It's high summer and, quite frankly, the cooking is pretty easy if most of the ingredients come out of the garden. Of course, this means that time was spent in April to create the garden, especially here in the Bay Area.
I am the first to admit that I am not a very good gardener. I tend to swing between two extremes--too much care, usually at the beginning of the growing season, or complete neglect because my summer schedule has gotten so tight I don't have time to work in the garden. Add to that poor clay soil, and sometimes strange weather, and gardening--to a kid who grew up in the land of sandy loam and eternal spring--becomes a mystifying chore. As a result, my "farm" is tiny: a bunch of pots for the herbs, larger pots for a couple of tomato plants, and two tiny (2x3 foot) raised beds.
This year, we tried something new: timed drip irrigation. Due to the ongoing drought, we're on very tight watering restrictions, but those don't apply to drip irrigation. "Drip" also means that water is going to the plants in the pots, and not on the bare dirt pathways, so there is less weeding. We spent a couple weeks laying out drip irrigation and planting this year's vegetables, herbs, and flowers in two areas--the kitchen garden and the flower bed at the top of the steps, then stepped back and waited to see what would happen.
Included in all that gardening was planting two tomato plants. I hadn't intended on planting tomatoes. Tomatoes are actually rather easy to grow as plants, but getting a supply of fresh tomatoes can be tricky, and last year's crop (from a couple of heirloom varieties) was not very good: they didn't get watered in late June (we were both gone), and the varieties I planted were particularly subject to blossom end rot. Also, we are in a marginal area for producing tomatoes: most varieties need nights above 55 degrees to set fruit, then a long enough period of warm, sunny days for the fruit to ripen. But I got a request from the Spousal Unit, so that "good intention" went out the window.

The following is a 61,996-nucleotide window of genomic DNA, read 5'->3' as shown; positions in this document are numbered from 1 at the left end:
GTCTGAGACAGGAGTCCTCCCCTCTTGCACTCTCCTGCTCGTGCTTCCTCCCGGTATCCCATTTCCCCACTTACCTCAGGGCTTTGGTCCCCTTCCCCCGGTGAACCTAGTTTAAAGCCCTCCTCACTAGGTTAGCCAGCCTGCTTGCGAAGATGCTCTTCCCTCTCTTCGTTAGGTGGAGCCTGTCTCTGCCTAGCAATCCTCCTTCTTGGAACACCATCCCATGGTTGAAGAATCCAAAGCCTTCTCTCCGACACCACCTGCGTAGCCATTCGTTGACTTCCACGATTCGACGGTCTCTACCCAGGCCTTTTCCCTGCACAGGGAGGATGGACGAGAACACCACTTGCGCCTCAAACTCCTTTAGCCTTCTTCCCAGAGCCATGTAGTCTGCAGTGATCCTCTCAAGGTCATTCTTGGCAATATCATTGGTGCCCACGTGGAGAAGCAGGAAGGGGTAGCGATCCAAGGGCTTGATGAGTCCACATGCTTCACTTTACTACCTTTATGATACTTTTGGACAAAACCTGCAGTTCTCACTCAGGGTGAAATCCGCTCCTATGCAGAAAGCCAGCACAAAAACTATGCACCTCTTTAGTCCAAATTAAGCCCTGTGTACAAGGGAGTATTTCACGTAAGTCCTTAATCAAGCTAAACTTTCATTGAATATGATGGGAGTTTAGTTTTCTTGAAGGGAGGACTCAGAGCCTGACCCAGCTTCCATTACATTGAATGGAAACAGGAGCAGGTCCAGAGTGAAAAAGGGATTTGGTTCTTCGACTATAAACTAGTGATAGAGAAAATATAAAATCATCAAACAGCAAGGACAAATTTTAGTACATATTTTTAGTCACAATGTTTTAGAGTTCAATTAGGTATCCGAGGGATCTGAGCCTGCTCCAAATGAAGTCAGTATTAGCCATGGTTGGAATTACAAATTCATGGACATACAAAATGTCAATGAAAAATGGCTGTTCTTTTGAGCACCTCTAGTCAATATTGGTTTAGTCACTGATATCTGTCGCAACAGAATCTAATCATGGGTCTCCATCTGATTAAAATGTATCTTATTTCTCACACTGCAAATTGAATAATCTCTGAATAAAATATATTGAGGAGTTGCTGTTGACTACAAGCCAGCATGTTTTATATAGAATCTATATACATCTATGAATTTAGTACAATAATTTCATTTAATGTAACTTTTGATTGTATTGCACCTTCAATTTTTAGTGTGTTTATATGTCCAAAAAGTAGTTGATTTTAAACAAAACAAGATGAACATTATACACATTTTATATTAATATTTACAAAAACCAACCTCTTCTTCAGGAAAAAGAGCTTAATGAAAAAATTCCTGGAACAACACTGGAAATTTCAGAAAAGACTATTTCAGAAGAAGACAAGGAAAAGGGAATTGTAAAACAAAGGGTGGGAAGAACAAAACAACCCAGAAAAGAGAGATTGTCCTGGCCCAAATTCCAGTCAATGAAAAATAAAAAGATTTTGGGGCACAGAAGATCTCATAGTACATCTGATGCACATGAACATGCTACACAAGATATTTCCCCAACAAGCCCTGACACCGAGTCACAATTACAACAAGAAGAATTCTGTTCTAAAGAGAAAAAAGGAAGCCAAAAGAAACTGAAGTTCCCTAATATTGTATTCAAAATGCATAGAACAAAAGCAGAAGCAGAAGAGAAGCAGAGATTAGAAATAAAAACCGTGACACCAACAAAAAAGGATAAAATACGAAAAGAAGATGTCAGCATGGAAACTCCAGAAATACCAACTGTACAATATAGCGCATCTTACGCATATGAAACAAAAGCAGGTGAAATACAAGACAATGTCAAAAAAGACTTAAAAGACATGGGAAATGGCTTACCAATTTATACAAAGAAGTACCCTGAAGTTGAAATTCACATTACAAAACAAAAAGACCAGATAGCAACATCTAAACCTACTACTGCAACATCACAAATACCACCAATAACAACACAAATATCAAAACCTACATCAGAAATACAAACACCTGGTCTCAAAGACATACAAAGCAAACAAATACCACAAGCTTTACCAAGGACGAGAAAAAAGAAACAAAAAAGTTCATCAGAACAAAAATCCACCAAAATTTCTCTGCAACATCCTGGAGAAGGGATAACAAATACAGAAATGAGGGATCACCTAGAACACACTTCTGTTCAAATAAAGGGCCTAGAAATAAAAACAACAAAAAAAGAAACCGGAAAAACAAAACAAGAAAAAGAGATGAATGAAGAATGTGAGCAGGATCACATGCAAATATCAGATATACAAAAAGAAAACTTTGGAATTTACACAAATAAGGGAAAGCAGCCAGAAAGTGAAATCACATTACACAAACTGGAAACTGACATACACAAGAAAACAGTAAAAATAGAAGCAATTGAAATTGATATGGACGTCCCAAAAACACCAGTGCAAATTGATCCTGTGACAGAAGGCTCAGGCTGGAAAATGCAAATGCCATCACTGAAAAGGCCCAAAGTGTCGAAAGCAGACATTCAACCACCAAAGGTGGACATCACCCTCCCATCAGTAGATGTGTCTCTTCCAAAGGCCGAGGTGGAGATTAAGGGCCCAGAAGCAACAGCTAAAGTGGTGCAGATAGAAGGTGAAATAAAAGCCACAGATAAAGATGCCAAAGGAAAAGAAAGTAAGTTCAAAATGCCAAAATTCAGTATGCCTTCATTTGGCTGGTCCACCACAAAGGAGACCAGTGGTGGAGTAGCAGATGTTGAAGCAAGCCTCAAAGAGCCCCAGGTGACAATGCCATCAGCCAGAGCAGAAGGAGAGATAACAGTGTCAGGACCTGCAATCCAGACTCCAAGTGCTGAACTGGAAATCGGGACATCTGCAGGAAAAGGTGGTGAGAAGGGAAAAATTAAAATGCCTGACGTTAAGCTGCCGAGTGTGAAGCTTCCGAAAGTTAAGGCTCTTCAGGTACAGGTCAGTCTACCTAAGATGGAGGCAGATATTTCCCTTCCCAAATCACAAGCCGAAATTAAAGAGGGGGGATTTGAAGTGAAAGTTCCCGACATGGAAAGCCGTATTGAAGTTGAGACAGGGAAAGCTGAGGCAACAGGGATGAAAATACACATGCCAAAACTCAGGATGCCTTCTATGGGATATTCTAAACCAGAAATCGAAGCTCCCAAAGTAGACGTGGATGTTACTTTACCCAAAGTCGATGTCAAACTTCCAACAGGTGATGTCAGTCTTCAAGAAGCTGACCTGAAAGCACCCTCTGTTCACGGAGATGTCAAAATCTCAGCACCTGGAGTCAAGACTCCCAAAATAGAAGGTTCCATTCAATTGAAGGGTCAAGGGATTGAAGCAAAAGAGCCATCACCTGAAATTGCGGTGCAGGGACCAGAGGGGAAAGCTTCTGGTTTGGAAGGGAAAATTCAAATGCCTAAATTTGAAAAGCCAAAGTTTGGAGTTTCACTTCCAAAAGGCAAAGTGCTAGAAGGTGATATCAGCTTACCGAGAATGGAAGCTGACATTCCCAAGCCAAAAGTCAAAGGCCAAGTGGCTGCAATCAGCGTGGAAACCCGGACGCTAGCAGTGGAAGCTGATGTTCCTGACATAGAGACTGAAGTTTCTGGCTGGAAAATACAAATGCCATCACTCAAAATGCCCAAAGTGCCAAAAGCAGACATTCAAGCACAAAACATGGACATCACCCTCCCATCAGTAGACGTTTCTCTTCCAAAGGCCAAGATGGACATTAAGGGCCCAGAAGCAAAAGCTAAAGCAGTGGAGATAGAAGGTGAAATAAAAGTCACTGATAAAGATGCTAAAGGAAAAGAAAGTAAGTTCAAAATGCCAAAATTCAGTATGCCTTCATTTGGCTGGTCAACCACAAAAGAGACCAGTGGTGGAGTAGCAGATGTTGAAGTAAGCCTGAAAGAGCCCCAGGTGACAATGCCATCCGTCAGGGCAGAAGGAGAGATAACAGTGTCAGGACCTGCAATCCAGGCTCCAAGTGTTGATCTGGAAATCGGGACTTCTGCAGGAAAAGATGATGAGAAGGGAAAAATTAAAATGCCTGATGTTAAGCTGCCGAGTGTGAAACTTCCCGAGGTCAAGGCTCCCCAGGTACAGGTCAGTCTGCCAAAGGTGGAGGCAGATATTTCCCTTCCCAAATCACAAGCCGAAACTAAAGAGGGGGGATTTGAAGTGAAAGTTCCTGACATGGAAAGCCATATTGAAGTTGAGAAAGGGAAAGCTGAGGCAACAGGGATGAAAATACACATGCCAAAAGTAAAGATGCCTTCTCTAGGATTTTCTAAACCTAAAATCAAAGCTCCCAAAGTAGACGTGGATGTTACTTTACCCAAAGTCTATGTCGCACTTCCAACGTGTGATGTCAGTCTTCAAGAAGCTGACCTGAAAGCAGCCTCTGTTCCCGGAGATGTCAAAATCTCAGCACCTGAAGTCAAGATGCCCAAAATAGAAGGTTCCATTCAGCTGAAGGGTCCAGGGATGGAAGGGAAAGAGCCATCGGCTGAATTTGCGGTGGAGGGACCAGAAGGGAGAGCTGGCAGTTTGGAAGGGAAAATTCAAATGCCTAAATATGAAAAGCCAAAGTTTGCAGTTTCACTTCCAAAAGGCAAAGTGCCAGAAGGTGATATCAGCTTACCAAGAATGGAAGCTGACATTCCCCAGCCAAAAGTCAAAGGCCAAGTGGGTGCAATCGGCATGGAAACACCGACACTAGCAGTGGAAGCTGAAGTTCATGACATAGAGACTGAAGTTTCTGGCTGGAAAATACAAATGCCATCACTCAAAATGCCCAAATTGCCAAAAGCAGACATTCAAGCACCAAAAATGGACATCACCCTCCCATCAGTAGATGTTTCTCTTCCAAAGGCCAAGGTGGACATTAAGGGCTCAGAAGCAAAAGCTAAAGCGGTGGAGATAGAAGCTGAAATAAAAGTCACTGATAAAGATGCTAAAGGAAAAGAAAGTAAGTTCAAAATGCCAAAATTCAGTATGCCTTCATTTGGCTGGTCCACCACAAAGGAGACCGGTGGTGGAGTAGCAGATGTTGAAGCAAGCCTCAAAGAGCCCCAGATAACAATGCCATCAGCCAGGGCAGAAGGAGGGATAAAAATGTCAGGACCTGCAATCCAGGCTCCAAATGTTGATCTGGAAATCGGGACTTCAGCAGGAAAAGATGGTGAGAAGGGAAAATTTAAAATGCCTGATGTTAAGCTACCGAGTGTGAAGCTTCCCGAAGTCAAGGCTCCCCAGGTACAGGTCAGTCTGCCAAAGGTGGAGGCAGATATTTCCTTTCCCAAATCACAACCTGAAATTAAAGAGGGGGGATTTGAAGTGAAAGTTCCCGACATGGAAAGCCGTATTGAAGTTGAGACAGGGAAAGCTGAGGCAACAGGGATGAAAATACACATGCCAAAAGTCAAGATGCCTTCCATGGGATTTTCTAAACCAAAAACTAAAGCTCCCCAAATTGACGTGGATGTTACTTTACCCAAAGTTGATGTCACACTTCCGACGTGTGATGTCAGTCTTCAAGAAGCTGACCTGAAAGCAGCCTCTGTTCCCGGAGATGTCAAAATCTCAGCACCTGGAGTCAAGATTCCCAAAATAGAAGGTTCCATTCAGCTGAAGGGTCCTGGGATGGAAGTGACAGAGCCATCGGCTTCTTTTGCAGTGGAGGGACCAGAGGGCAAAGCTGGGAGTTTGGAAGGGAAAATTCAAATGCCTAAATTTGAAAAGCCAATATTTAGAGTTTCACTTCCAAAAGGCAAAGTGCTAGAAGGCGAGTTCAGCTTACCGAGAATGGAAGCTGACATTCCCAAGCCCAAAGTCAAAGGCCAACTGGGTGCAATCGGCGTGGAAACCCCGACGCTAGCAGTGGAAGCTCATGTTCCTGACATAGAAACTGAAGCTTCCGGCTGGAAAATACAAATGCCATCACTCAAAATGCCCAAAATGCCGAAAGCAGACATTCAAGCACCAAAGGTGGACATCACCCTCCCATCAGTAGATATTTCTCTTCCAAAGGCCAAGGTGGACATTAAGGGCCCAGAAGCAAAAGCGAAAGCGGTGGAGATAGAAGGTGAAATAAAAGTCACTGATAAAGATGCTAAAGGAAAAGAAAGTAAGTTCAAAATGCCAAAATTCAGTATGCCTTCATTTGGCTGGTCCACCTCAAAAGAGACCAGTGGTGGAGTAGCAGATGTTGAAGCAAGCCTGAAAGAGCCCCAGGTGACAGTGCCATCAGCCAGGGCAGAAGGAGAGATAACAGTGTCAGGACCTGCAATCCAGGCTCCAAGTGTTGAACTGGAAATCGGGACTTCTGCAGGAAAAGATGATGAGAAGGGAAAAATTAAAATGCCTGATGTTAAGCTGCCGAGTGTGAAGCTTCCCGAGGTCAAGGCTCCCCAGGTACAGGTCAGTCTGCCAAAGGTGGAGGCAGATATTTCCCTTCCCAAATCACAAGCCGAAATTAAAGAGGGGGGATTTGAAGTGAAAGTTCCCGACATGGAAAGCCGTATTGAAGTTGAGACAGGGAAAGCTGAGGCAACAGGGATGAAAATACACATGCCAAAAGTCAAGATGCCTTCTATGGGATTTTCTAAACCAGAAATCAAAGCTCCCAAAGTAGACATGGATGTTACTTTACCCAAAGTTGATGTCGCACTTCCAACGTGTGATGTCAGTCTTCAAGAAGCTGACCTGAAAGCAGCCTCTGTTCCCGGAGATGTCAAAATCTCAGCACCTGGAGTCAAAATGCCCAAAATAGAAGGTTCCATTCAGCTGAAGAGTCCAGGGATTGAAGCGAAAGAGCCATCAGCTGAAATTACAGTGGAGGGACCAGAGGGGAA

This year, I tried something different. First, I planted a variety that I knew was disease-resistant and ripened quickly: Early Girl, which ripens in 50 days. The second thing I did was to pinch off the early blossoms. We frequently get a day or two of hot weather (and correspondingly warm nights) in May, but this year I wanted the plants to get big and healthy before starting to set fruit. The third thing was putting the tomato pots on the same irrigation schedule as the rest of the vegetable garden, so they are getting a regular supply of water, whether or not I'm around to administer it.
I have tomatoes. A veritable ton of tomatoes. I stopped picking the blossoms off the tomato plants around June 1, so the calculated harvest date would be this week. I picked a bunch of ripe tomatoes yesterday, along with the last of the basil, and turned some of them into one of our favorite summer salads. This morning will be a tomato and cheese fritatta for brunch, and the coming days will be filled with turning all this bounty into meals.
Marinated Tomato and Brie Salad
4 or more medium-sized ripe tomatoes, seeded and diced
8 oz. nearly-ripe brie, rind removed, cut into small pieces
1/2 cup fresh basil, chopped very fine
3 cloves garlic, minced
1/3 cup good extra-virgin olive oil
Salt and pepper
Combine the tomatoes, brie, basil, and garlic in a large bowl. Add olive oil and gently turn the salad to coat everything. Add salt and pepper to taste. Let stand about 45 minutes at room temperature, or several hours in the refrigerator for the flavors to meld (if storing in the refrigerator, take out, stir, and let come to room temperature before serving). Serve with a good, crusty bread and a nice bottle of wine.